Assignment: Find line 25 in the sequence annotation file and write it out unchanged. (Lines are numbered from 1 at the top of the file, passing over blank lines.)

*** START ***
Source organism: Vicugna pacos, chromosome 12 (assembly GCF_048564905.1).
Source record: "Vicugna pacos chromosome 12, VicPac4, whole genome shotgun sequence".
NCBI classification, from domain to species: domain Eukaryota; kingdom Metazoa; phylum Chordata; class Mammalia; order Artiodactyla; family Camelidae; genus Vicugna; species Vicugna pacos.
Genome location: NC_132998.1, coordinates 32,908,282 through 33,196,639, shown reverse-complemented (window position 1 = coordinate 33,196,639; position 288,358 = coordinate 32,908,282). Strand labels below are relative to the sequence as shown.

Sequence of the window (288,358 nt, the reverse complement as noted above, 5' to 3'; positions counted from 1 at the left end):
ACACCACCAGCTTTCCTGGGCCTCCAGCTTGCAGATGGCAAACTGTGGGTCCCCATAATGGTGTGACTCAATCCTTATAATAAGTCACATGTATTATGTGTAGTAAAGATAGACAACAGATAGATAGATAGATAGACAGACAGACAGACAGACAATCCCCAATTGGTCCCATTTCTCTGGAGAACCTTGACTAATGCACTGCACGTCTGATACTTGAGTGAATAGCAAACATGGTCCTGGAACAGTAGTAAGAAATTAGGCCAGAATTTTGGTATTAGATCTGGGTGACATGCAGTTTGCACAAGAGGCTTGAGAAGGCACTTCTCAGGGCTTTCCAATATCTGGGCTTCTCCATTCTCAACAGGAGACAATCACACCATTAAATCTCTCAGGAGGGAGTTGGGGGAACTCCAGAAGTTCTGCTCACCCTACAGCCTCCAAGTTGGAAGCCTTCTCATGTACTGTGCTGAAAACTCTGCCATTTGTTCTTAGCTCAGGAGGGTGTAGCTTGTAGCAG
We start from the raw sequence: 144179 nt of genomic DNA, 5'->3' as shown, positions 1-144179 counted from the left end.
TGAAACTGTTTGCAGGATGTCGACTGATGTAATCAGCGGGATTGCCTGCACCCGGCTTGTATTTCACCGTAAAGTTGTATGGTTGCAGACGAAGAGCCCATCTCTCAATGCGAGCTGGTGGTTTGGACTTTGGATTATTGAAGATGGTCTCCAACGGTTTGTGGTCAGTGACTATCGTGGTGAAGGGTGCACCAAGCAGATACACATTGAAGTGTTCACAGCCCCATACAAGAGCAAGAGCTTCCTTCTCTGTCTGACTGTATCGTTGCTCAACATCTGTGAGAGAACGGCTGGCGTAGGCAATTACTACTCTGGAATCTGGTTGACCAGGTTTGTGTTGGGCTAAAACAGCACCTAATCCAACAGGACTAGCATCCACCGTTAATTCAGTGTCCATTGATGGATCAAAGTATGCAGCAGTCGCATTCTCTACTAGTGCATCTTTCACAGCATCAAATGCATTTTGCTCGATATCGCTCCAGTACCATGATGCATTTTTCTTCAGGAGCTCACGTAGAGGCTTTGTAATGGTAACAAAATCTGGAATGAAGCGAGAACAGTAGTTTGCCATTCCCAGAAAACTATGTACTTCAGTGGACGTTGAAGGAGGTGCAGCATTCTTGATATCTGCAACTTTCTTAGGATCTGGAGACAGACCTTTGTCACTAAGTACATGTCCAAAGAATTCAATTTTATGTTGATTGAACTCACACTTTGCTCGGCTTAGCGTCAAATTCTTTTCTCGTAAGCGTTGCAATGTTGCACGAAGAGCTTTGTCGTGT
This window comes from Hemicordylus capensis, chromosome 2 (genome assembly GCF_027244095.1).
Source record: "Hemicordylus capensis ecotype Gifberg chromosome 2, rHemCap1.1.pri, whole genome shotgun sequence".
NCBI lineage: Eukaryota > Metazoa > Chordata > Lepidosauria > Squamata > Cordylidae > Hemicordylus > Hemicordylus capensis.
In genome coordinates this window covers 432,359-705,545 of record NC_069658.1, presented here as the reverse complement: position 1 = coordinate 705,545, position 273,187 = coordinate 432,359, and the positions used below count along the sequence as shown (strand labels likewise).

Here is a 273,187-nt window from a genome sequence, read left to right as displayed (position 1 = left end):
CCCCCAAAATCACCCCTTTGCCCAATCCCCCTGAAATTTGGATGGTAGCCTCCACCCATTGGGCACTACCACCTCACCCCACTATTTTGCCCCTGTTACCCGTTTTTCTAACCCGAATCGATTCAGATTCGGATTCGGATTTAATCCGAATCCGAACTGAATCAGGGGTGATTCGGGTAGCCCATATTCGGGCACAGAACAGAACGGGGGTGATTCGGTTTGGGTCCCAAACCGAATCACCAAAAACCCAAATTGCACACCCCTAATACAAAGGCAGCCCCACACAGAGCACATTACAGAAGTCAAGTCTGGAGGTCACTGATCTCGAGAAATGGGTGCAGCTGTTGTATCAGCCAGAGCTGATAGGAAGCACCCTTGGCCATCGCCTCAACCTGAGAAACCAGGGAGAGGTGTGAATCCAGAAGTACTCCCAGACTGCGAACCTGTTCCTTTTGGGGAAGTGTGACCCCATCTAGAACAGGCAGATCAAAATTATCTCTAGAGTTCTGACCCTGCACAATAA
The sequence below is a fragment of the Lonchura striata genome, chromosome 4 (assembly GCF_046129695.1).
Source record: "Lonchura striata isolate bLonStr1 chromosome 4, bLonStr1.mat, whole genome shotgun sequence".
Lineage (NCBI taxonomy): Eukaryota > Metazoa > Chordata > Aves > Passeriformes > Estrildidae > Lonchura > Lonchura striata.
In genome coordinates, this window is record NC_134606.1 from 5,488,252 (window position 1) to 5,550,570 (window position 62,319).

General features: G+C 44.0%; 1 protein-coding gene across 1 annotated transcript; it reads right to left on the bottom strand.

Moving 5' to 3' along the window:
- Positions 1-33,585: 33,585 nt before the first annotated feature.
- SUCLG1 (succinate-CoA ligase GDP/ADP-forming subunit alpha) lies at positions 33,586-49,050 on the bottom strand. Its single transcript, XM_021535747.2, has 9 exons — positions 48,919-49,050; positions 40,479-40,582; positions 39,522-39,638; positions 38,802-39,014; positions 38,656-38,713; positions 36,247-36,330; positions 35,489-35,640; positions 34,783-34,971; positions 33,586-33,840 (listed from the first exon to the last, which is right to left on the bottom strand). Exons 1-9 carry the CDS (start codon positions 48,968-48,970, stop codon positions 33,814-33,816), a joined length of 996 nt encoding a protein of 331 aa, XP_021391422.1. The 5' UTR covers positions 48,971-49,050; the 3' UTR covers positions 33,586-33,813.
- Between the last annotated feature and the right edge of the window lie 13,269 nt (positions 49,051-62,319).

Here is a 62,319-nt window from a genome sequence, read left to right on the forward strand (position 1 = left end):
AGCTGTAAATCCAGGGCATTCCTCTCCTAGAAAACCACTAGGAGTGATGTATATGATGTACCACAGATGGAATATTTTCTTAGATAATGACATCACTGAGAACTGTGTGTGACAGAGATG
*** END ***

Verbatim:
AGCTGTAAATCCAGGGCATTCCTCTCCTAGAAAACCACTAGGAGTGATGTATATGATGTACCACAGATGGAATATTTTCTTAGATAATGACATCACTGAGAACTGTGTGTGACAGAGATG